Hogewey Dementia Village near Amsterdam stands out as a model of how creativity and innovation can transform the aging experience. We’re thrilled to be hosting Yvonne van Amerongen-Heijer, founder of Hogewey Dementia Village, as a keynote speaker at Aging2.0 OPTIMIZE, Oct 12-14 in San Francisco. We had a chance to catch up with van Amerongen-Heijer to learn more about the inspiration and thought behind Hogewey Dementia Village:
How did you get your start in the field of aging and memory care?
I studied occupational therapy and worked in a psychiatric hospital before later moving to a rehabilitation center. Having children changed my life, but as soon as my children went to school, I found a job in Hogewey, which at the time was a traditional nursing home.
At the time you joined Hogewey, it was a much different place from what it is today. Where did the idea to build a Dementia Village come from?
In 1992, I was a care manager at Hogewey, and it dawned on us [the management team] - that we weren’t satisfied with the care we were providing and would never wish this care on our own parents, friends, or ourselves. We needed to do something different.
How is Hogewey different today from what it was like in 1992?
The only similarity between Hogewey today and Hogewey in 1992 is that the people who come to live with us have dementia. Other than this, the life of our residents today is completely different from the life of our residents in 1992 - who were basically living in an institution.
Tell us about the model of care at Hogewey Dementia Village today.
At Hogewey, residents continue going about their normal, everyday lives in a setting that’s familiar to them - with cafes, grocery stores, and more - and encourages social interaction. We provide them with freedom while making sure their environment is safe, while being surrounded by familiar settings reduces confusion. There are 6 pillars to the model, and all are equally important: favorable surroundings, life’s pleasures, employees and volunteers, health, organization, and lifestyle.
What kind of impact have you seen? How have you measured this?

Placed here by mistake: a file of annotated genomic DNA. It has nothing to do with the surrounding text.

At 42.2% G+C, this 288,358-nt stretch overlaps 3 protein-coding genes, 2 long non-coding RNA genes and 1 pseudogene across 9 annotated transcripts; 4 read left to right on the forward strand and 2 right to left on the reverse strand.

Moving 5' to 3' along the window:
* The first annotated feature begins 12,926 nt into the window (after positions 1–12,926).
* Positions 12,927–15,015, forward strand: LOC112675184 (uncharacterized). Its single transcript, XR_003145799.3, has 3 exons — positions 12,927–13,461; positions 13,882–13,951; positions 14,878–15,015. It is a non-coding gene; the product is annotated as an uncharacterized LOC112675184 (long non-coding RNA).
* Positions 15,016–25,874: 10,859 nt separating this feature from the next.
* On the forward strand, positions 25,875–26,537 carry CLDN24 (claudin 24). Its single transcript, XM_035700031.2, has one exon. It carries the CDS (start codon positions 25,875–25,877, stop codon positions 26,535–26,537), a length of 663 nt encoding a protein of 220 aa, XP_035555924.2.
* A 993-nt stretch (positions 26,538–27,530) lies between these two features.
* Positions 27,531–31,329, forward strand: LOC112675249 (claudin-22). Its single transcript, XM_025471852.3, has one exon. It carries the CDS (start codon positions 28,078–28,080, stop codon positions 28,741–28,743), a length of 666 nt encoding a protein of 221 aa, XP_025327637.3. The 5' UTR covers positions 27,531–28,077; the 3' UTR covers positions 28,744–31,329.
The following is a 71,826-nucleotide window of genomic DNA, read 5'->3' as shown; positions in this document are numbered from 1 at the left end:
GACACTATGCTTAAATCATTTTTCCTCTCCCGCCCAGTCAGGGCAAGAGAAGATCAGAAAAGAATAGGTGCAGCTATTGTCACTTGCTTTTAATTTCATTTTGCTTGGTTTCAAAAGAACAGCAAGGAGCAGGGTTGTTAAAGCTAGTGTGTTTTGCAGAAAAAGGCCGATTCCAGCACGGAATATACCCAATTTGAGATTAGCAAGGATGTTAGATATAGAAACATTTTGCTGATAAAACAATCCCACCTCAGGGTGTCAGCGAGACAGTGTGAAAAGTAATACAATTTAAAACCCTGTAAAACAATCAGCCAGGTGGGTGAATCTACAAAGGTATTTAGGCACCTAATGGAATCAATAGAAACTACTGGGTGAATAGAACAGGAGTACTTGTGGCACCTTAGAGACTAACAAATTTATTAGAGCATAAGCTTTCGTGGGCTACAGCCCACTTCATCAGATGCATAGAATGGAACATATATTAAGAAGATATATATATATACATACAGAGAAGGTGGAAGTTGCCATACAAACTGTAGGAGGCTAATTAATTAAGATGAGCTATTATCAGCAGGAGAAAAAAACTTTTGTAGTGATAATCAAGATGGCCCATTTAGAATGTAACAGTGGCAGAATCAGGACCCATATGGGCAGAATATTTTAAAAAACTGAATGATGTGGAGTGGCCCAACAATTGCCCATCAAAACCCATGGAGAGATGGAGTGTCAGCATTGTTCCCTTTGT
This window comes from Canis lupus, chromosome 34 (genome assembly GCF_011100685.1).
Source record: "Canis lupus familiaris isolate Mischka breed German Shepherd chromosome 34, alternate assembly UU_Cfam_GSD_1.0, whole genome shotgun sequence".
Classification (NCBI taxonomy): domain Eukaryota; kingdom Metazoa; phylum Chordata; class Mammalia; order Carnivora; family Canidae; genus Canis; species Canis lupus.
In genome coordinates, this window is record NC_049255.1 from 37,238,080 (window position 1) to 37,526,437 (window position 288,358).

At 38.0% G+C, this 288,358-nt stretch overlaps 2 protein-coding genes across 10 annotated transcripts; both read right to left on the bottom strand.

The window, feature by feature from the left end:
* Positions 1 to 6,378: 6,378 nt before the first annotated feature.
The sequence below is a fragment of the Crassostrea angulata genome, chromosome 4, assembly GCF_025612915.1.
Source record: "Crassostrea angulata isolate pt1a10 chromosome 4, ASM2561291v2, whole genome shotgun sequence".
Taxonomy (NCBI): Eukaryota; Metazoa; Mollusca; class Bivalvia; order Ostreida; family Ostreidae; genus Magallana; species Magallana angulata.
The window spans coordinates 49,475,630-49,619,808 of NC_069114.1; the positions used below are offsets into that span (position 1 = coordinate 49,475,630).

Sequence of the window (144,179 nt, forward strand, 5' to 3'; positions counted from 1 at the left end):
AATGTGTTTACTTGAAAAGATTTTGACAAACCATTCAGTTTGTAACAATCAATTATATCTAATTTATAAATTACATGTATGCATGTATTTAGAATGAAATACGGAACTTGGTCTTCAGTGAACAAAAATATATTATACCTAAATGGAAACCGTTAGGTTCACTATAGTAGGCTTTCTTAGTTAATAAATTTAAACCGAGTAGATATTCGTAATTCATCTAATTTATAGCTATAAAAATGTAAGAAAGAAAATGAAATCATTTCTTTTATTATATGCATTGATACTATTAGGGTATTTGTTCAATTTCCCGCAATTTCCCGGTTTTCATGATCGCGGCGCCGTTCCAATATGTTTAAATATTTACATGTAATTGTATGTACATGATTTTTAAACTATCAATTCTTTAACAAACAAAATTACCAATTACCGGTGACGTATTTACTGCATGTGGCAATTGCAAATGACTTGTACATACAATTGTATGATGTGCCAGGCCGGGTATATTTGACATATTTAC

Less aggression! More freedom in safety. In our country, we’re required to provide detailed data, including falling incidents, medicine and antipsychotics given, and more. We also measure the satisfaction of the resident’s family every two years. Our metrics are benchmarked throughout the country, and De Hogewey is always one of the best 10 in the country.
Are you seeing other people implement a similar approach?
Yes! In New Zealand the first Dementia Village based on our principles will open at the end of this year. The next will be opening in Australia early next year. In Oslo, we’ve been working with four nursing homes to implement this concept for several years now. These are just a few of the organizations that have asked for our support.
What tips do you have for those interested in replicating a similar care model where they live?
The Hogewey model is based on Dutch culture. My advice is to not simply replicate it but rather be sure to translate it into a model that fits your own culture. (We have 20+ years of experience and can help!) Also, be willing to learn from your mistakes. In our experience, each time we ‘took the easy road’ and changed things to be more efficient - for example, hiring staff with fewer years of education - we saw the quality of care decline.
Most importantly, Hogewey Dementia Village wasn’t the work of one person, but rather the result of an entire group of people who came together to figure out a respectful way to care for people with dementia. We all dared to do this!
Thank you for taking the time to speak with us! We can’t wait to meet you and learn more about this unique model of care at next month’s OPTIMIZE event. (For those interested, tickets are still available at https://www.aging2.com/optimize)